10 Year Anniversary of National Health Information Technology Office Marks 10 Years of Violating Patient Privacy and Compromising Care



For Immediate Release
April 25, 2014

Deborah Hamilton, Hamilton Strategies, 215.815.7716, 610.584.1096, DHamilton@HamiltonStrategies.com

10 Year Anniversary of National Health Information Technology Office Marks 10 Years of  Violating Patient Privacy and Compromising Care


Citizens’ Council for Health Freedom Says Electronic Medical Records Mandate Impacts Patients’ Privacy and Freedom 

ST. PAUL, Minn.—Ten years ago, on April 27, 2004, President George W. Bush issued an executive order to begin computerizing Americans’ medical records without patient consent. His order to set up the Office of the National Coordinator of Health Information Technology was a push toward an interoperable, online-accessible national medical records system. Five years later, President Obama and Congress made the Office permanent through the American Recovery and Reinvestment Act of 2009.

Politicians may have thought the move would improve health care, but instead, it has forced doctors to administer care with a keyboard rather than with their heads, hands and hearts.

Citizens’ Council for Health Freedom (CCHF, www.cchfreedom.org), a Minnesota-based national organization dedicated to preserving patient-centered health care and protecting patient and privacy rights, says that over the past decade, the health IT mandate has violated patient privacy and compromised patient care.  

“Health information technology has been forced on doctors and patients,” said Twila Brase, CCHF’s president and co-founder. “Migrating medical records to vast computer systems has allowed patient data to be broadly shared without consent, made medical records difficult to use, added hours to physician charting, and left much room for error.

“For instance,” Brase says, “the click-and-paste feature has allowed important patient information to be buried in volumes of words. And according to the FDA, health IT has also caused patient injuries and at least six patient deaths. Another study found 22 new medication errors from computerized order entry, a key feature of EHRs. Most patients have no idea that the electronic medical record mandate has introduced patient safety issues.”

Additionally, creating the Office of the National Coordinator (ONC) and migrating medical records to an electronic system has cost taxpayers at least $20 billion, which has been provided through federal grants under the American Recovery and Reinvestment Act, or the stimulus bill of 2009.

“Medical technology has also greatly interfered with the doctor-patient relationship and raised privacy concerns,” added Brase, who has worked as both a public health nurse and emergency room nurse. “Patients watch as every word they say is entered into a computer. Some doctors have scribes who enter the room without patient consent to listen and record every word, and doctors are forced to focus on entering data into a computer rather than making eye contact with their patients.”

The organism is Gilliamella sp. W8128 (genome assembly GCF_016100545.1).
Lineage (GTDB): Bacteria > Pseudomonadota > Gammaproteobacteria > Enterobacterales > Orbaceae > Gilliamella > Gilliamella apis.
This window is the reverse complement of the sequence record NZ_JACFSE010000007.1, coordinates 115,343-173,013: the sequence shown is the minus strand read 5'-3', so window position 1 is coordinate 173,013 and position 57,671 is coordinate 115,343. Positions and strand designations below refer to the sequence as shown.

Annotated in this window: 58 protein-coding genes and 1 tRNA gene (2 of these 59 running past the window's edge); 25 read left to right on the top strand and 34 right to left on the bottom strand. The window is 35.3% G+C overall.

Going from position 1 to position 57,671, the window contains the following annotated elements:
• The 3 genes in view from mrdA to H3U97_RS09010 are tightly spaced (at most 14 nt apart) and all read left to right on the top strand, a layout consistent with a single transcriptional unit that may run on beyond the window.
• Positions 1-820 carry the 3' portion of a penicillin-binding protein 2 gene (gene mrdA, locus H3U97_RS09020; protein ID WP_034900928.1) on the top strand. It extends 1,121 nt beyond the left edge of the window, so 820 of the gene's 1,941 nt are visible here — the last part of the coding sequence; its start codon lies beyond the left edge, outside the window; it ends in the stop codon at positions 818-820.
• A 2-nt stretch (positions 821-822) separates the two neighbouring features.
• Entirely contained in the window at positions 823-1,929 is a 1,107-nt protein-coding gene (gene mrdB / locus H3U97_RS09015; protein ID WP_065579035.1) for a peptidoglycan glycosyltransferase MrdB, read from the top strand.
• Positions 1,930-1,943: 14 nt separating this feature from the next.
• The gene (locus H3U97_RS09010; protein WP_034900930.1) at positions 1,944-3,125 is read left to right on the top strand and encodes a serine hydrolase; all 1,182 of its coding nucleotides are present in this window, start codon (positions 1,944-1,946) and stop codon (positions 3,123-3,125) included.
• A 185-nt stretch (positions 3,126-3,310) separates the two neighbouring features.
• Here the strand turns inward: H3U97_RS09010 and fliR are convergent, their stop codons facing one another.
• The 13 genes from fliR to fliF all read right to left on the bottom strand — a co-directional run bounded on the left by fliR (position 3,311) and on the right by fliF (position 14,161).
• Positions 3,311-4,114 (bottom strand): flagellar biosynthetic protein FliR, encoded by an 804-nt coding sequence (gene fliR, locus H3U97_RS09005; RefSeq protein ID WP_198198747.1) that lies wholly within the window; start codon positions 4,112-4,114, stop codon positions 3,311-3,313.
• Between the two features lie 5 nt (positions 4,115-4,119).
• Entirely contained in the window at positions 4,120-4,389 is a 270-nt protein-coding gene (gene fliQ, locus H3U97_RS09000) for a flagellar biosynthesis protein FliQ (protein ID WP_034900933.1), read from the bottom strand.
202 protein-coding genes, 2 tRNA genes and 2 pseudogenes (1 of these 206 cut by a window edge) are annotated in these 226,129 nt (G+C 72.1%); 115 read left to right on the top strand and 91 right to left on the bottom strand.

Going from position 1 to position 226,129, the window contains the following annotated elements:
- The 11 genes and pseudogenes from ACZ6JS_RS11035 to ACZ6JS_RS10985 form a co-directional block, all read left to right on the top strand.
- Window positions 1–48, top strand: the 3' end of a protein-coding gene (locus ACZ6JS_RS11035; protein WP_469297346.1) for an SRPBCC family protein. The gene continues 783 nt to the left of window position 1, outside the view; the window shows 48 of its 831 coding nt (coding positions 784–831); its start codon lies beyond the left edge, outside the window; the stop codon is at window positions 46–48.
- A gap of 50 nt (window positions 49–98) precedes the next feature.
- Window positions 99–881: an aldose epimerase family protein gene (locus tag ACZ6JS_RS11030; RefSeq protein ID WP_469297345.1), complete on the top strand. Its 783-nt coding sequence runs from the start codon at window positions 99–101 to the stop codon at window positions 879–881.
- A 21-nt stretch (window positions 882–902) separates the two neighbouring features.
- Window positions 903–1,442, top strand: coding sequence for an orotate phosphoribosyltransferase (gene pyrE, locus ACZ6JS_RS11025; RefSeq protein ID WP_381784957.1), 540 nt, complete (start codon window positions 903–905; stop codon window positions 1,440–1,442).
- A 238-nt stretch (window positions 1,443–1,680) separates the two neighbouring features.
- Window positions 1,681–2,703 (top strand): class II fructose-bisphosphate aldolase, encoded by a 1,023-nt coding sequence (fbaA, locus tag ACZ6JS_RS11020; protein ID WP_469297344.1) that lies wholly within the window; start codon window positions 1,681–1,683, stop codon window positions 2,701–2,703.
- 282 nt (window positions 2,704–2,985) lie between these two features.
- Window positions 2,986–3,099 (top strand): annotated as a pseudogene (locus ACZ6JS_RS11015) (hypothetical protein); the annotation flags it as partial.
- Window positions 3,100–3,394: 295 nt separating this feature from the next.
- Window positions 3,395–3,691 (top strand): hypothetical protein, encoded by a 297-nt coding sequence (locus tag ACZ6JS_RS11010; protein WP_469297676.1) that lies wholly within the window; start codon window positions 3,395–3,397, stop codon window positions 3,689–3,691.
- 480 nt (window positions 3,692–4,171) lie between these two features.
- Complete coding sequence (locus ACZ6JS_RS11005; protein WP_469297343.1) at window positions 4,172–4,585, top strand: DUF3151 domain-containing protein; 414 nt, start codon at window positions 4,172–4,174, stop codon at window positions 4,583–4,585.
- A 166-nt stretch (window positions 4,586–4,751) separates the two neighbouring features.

The ONC is tasked with developing “a nationwide interoperable health information technology infrastructure,” essentially a national medical records system accessible to more than 2.2 million entities given access under the so-called HIPAA privacy rule.

“Doctors also have to deal with standardized treatment protocols that make it more difficult to individualize patient care. Compliance with these protocols issued by outsiders may be used to raise or lower their reimbursement. Do we really want the government measuring doctors and potentially penalizing them by how they comply with these treatment protocols?

“In essence, the government is building a national medical data system to control health care,” Brase added. “He who holds the data makes the rules. The administration saw the EHR mandate as the foundation of Obamacare. This system to control doctors and track patients must be undone, and patient consent must be reestablished for the sharing of data.”

Celebrating its 20th year, Citizens’ Council for Health Freedom is a patient-centered national health freedom organization based in St. Paul, Minn. CCHF supports patient and doctor freedom, medical innovation and the right of citizens to a confidential patient-doctor relationship.  CCHF also sponsors the daily, 60-second radio feature, Health Freedom Minute, which airs on more than 150 stations nationwide on the American Family Radio Network and 90-plus stations on the Bott Radio Network. Listeners can learn more about the agenda behind proposed health care initiatives and steps they can take to protect their health care choices, rights and privacy. 

CCHF president and co-founder Twila Brase, R.N., has been called one of the “100 Most Powerful People in Health Care” and one of “Minnesota’s 100 Most Influential Health Care Leaders.” Brase, a public health nurse, has been interviewed by CNN, Fox News, Minnesota Public Radio, NBC Nightly News, NBC’s Today Show, NPR, New York Public Radio, the Associated Press, Modern Healthcare, TIME, The Wall Street Journal, The Washington Post and The Washington Times, among others. She is at the forefront of informing the public of crucial health issues, such as intrusive wellness and prevention initiatives in Obamacare, patient privacy, informed consent, the dangers of “evidence-based medicine” and the implications of state and federal health care reform.


For more information or to interview Twila Brase, president and co-founder of Citizens’ Council for Health Freedom, contact Deborah Hamilton, Hamilton Strategies, 215.815.7716, 610.584.1096, DHamilton@HamiltonStrategies.com



view pdf

Media Contact:

Twila Brase, President and Co-founder
Office: 651-646-8935